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Evolution of Fashion Magazines

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Present Glossy Fashion mags

Women's Fashion Magazines of today incorporate articles on recipe, seasonal home decoration, star gossip and the fashion trends. Every other page is dedicated to fashion brands & accessory advertising. Often referred to as "glossy magazines" they are aimed at their ideal customer, the lady hereslf, in these days of "off-the-rack", factory produced fashion. The 1770s British, French and American periodicals catered to women with titles like,“Ladies Magazine, or Entertaining companion...”, laden with articles on homemaking, decorating, art, literature and tips for self-improvement. Bespoke Fashion was not as accessible to the general public. Taylor's and seamstresses offered their services to their discerning wealthy clientele. The majority, working-class, were talented in "DIY", handed down from parent to child, then child after child.  It was not until the late 1700s magazines began including garment illustration, often referred to as "fashion plates" of up-to-date fashions in response to a demand from the growing ranks of the merchant middle-class.

18th Century: Focus on Intellect more than Visual

In 1770 the British publication “The Lady’s Magazine, or Entertaining Companion for the Fair Sex, Appropriated Solely for their Amusement”, published black & white engraved fashion plates (left: first published in 1770). "La Belle Assemblée"  is now best known for its fashion plates of Regency era styles, but until the 1820s it also published original poetry and fiction, non-fiction articles on politics and science, book and theatre reviews, and serialized novels.  Indeed Mary Shelley, author of Frankenstein, was a notable contributor to a Regency Periodical "La Belle Assemblee". Readers were also  encouraged to contribute.



Fashion Illustration...in Colour

In 1778 French print dealers Jaques Esnauts and Michael Rapilly created prototype hand coloured etching/engravings of current fashion for “La Galerie des Modes" Th extravagant point of difference was popular but costly. In 1859 Philadelphia's Godey's Magazine & Lady Book best known for a hand tinted plate per issue recording women's dress progress. Publisher Louis Godey "boasted that in 1859, it cost $105,200 to produce the Lady's Book, with the coloring of the fashion-plates costing $8,000." Now that was an investment in his product!

Soon there were over 100 European Fashion Periodicals  for the discerning fashionista to chose from. This was in response to the growing middle class demogrphic, often becoming wealthier than the noble classes. These Ladies periodical were seeking points of difference. Early fashion illustrations were sources of the latest trends for dressmakers and tailors who custom crafted wardrobes for individual customers. The illustrations helped accelerate the trend to change styles seasonally.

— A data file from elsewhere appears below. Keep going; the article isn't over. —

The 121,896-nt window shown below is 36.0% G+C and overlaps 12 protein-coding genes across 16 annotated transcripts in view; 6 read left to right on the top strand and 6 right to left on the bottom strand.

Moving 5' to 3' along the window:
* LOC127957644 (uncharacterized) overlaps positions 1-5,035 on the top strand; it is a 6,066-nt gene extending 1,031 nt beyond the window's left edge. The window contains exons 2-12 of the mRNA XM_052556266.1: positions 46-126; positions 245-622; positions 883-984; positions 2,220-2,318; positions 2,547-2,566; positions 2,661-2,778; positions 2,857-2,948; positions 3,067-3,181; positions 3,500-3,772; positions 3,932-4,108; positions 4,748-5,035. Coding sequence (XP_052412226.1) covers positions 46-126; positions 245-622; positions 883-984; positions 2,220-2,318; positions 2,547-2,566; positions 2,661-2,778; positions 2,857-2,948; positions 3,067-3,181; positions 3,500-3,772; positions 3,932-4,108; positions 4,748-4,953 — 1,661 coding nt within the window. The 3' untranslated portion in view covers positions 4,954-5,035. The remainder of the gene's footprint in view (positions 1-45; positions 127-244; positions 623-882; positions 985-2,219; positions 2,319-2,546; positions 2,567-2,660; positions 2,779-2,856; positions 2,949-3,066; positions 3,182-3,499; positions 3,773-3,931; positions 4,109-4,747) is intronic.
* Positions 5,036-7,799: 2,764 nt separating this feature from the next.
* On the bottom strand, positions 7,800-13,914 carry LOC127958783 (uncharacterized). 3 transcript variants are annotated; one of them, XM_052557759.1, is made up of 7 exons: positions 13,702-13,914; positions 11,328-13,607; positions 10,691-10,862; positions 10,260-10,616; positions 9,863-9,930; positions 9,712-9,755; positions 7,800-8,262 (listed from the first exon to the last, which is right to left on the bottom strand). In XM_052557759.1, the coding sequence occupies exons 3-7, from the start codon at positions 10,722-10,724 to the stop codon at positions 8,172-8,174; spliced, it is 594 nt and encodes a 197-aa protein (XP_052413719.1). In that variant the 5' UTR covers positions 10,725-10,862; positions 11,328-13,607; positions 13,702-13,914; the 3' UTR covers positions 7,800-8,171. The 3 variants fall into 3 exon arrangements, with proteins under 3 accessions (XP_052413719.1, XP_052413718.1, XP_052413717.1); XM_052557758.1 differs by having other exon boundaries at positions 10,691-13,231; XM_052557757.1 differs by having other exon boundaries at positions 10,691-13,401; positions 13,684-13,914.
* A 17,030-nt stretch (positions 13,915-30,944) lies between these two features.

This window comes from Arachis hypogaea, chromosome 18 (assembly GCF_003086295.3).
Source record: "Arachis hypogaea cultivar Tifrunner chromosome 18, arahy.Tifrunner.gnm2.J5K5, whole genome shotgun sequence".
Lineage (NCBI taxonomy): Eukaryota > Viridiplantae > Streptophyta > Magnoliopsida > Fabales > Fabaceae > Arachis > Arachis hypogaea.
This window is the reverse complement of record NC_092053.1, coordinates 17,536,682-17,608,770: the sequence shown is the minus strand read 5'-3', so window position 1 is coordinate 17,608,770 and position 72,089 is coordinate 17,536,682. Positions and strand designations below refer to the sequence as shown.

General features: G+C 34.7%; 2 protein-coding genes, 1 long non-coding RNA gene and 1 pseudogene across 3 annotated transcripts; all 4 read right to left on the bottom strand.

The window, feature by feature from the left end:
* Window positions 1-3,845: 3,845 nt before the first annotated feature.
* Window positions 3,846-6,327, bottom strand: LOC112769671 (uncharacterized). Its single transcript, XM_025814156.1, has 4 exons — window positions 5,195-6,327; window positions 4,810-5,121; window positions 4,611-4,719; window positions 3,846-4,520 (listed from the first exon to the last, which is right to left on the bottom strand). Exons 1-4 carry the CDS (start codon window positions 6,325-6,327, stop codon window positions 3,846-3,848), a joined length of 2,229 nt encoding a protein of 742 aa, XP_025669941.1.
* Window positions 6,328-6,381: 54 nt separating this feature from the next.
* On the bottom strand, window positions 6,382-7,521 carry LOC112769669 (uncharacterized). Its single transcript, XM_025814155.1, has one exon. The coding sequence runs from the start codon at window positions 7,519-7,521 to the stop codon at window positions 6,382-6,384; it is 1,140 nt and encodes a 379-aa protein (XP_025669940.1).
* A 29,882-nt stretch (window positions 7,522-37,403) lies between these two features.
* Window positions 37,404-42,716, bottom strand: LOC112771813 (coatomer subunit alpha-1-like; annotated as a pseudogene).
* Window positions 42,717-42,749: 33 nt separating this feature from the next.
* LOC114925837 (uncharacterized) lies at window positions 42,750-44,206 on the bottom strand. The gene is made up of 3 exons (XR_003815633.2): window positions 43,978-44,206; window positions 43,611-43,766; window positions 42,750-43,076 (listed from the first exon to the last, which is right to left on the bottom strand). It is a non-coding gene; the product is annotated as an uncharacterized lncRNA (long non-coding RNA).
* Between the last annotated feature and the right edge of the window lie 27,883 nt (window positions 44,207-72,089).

Fashion Insitu

As they gained in popularity fashion illustrations evolved from simple representations of women in-stylish attire to elaborate group scenes with backdrops of luxurious interiors and fanciful landscapes. The scenes often referenced the leisure pursuits of the wealthy, such as reading, promenading in public parks and socializing at balls,the highlight of a Regency (Jane Austen) social calendar.

Although fashion represented the “ideal”, they still offer a window into the clothing, furnishings and social milieu of their period. (Right: demonstrates the French male greeting of the era) The illustrations are a valuable resource for historians, costumiers, artists and fashion designer. For this reason antique fashion illustrations have become popular collectibles and interior decor.

Fashion Plate Illustration


Enter the Victorian Age & Whalebone Corsets

The French Empire fashion adopted in the British Regency Period 1800-1820, where corsets were not required, must have been a great relief. The Victorian Era put an end to that level of comfort.

In the 1980s the “push-up bra” was all the rage.  In a "Back to the Future" moment, Medical folk were warning, among other things, the danger the required constriction to enhance the bust line may hinder healthful deep breaths. In the late 19th century age of the department stores, the Glove/Hat stool was designed for the average height for a lady of 4.5-5 foot to rest, not sit on, while sampling the items on offer as they wore full to so whalebone corsets and prone to faint for that exact reason. These ladies were not inherently weak, just hindered by a lack of oxygenated blood supply to their brain!




"Votes for Women" was not a Vote for being Unfeminine!

The irony is that career women would venture into the gallery and yearn for the days of lace, ribbons and corsetry often displayed in the Gallery Fashion Folio. It was judged an enhancement of perceived femininity. The visual is one thing but the side effects are a whole other discussion that the suffragettes wrestled with over 100 years ago: They indeed hankered for the right to vote, but not to dress like men. Wearing beautiful clothes did not retard that wish. Indeed the suffragette flag was purple, green and white, and so Women's Right protesters wore their colours with pride as beautiful jewellery of amethyst, emerald and pearls. It was given as gifts from loving fathers, brothers, husbands who respected their wish to vote. 


 

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